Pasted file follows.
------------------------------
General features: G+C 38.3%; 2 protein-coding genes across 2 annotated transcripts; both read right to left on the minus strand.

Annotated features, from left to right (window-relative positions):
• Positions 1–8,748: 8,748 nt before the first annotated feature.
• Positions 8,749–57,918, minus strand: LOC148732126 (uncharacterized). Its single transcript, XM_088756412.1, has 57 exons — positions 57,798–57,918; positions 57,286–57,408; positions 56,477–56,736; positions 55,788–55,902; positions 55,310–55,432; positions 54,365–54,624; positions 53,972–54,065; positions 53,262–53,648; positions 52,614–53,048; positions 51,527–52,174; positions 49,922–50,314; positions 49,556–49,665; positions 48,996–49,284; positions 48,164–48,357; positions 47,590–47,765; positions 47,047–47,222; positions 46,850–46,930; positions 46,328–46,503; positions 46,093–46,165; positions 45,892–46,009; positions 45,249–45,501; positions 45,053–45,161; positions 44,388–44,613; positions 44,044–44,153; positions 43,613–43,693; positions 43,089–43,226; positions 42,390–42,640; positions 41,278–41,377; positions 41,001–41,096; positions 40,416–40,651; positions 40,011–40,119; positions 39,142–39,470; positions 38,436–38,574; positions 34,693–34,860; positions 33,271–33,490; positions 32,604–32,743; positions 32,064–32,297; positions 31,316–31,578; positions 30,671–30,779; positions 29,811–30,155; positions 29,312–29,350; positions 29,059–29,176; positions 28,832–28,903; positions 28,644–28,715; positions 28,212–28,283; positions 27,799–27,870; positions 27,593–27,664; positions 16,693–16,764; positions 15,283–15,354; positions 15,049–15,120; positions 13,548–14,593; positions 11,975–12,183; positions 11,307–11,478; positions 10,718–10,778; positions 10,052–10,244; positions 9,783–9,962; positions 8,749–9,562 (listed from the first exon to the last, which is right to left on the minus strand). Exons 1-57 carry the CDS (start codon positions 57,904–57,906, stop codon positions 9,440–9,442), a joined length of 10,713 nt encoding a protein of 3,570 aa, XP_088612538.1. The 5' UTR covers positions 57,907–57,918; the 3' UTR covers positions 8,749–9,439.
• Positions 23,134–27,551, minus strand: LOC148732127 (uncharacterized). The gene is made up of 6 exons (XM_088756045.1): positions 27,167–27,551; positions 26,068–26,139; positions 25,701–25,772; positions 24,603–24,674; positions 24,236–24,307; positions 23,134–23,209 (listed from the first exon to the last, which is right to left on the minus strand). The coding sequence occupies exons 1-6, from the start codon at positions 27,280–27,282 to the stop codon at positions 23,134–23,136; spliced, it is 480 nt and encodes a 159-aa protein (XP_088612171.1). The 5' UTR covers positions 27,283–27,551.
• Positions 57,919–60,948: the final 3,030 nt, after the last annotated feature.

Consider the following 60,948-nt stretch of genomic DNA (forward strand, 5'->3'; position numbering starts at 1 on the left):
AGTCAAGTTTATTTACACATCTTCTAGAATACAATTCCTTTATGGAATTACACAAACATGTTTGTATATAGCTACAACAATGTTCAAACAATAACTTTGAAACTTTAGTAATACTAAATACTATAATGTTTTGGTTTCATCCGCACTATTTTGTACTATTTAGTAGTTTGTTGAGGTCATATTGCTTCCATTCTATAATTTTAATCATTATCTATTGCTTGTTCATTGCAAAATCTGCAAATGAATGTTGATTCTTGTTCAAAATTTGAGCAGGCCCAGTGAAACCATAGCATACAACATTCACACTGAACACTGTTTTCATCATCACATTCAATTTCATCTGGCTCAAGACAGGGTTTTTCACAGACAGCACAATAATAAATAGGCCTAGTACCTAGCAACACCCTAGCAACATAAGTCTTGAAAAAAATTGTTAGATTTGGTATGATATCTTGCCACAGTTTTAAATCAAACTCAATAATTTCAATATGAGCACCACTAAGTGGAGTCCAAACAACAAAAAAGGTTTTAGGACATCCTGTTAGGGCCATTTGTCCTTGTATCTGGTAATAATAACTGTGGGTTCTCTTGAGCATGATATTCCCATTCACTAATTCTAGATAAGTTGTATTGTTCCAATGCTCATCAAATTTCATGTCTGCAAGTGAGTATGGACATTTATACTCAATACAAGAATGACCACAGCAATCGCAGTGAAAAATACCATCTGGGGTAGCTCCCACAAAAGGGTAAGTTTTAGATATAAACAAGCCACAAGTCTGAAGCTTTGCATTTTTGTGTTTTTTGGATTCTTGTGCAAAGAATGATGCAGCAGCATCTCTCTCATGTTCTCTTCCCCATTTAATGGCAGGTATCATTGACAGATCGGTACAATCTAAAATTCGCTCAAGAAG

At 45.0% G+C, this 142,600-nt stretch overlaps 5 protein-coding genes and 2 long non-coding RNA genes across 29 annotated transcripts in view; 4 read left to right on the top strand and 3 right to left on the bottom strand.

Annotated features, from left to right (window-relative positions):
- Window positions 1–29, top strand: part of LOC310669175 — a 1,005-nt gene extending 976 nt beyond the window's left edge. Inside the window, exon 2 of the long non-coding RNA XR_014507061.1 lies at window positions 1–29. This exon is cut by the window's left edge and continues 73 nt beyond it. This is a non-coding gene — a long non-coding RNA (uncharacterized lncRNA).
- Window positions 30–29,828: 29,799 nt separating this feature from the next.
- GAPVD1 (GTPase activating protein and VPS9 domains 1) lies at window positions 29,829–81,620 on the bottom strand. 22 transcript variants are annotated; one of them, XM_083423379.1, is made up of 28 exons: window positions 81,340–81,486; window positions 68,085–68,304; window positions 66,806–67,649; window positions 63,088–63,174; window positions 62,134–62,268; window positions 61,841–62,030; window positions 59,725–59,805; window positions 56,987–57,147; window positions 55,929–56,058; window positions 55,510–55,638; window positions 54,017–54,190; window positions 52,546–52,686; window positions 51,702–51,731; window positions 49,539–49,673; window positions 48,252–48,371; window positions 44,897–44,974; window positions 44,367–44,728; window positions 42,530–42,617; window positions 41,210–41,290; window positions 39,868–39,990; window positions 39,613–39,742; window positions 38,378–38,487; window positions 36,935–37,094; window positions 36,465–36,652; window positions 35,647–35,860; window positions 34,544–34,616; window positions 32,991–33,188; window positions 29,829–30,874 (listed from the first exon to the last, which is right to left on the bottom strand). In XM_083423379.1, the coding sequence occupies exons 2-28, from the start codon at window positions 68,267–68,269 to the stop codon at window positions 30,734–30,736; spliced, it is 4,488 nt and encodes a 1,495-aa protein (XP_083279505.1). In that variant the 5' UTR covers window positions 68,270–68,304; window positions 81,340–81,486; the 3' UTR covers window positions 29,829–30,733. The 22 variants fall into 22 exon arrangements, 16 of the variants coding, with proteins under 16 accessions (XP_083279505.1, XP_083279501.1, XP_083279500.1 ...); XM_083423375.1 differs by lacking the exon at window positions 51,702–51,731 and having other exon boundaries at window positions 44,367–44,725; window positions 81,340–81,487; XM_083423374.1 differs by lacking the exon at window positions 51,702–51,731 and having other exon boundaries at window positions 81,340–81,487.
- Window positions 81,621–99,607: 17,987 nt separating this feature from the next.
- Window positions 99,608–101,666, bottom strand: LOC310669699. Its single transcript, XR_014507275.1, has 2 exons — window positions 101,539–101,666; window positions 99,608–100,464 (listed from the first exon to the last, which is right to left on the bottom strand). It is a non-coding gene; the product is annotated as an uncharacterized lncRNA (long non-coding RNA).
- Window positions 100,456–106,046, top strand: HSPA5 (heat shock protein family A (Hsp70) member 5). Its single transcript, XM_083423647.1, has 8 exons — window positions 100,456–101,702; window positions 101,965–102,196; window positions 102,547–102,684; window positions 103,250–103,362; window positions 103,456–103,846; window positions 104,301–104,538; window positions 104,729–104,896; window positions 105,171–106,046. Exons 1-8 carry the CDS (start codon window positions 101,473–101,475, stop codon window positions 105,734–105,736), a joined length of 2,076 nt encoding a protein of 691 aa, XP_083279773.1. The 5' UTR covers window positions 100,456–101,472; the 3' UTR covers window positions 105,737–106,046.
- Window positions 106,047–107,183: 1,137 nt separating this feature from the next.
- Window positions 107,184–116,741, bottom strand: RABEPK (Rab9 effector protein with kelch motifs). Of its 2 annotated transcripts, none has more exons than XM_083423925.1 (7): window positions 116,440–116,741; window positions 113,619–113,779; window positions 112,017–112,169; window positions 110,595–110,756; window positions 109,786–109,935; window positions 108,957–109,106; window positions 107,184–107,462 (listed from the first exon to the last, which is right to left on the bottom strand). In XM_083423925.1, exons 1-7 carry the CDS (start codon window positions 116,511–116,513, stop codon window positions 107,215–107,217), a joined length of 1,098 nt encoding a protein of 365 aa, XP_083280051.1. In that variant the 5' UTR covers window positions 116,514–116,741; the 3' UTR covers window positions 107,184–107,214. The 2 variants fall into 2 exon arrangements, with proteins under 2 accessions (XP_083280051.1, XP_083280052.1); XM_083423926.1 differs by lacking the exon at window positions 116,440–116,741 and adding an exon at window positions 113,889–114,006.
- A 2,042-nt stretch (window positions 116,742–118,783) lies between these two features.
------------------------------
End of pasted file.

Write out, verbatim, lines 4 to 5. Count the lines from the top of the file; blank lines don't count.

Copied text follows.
• Positions 8,749–57,918, minus strand: LOC148732126 (uncharacterized). Its single transcript, XM_088756412.1, has 57 exons — positions 57,798–57,918; positions 57,286–57,408; positions 56,477–56,736; positions 55,788–55,902; positions 55,310–55,432; positions 54,365–54,624; positions 53,972–54,065; positions 53,262–53,648; positions 52,614–53,048; positions 51,527–52,174; positions 49,922–50,314; positions 49,556–49,665; positions 48,996–49,284; positions 48,164–48,357; positions 47,590–47,765; positions 47,047–47,222; positions 46,850–46,930; positions 46,328–46,503; positions 46,093–46,165; positions 45,892–46,009; positions 45,249–45,501; positions 45,053–45,161; positions 44,388–44,613; positions 44,044–44,153; positions 43,613–43,693; positions 43,089–43,226; positions 42,390–42,640; positions 41,278–41,377; positions 41,001–41,096; positions 40,416–40,651; positions 40,011–40,119; positions 39,142–39,470; positions 38,436–38,574; positions 34,693–34,860; positions 33,271–33,490; positions 32,604–32,743; positions 32,064–32,297; positions 31,316–31,578; positions 30,671–30,779; positions 29,811–30,155; positions 29,312–29,350; positions 29,059–29,176; positions 28,832–28,903; positions 28,644–28,715; positions 28,212–28,283; positions 27,799–27,870; positions 27,593–27,664; positions 16,693–16,764; positions 15,283–15,354; positions 15,049–15,120; positions 13,548–14,593; positions 11,975–12,183; positions 11,307–11,478; positions 10,718–10,778; positions 10,052–10,244; positions 9,783–9,962; positions 8,749–9,562 (listed from the first exon to the last, which is right to left on the minus strand). Exons 1-57 carry the CDS (start codon positions 57,904–57,906, stop codon positions 9,440–9,442), a joined length of 10,713 nt encoding a protein of 3,570 aa, XP_088612538.1. The 5' UTR covers positions 57,907–57,918; the 3' UTR covers positions 8,749–9,439.
• Positions 23,134–27,551, minus strand: LOC148732127 (uncharacterized). The gene is made up of 6 exons (XM_088756045.1): positions 27,167–27,551; positions 26,068–26,139; positions 25,701–25,772; positions 24,603–24,674; positions 24,236–24,307; positions 23,134–23,209 (listed from the first exon to the last, which is right to left on the minus strand). The coding sequence occupies exons 1-6, from the start codon at positions 27,280–27,282 to the stop codon at positions 23,134–23,136; spliced, it is 480 nt and encodes a 159-aa protein (XP_088612171.1). The 5' UTR covers positions 27,283–27,551.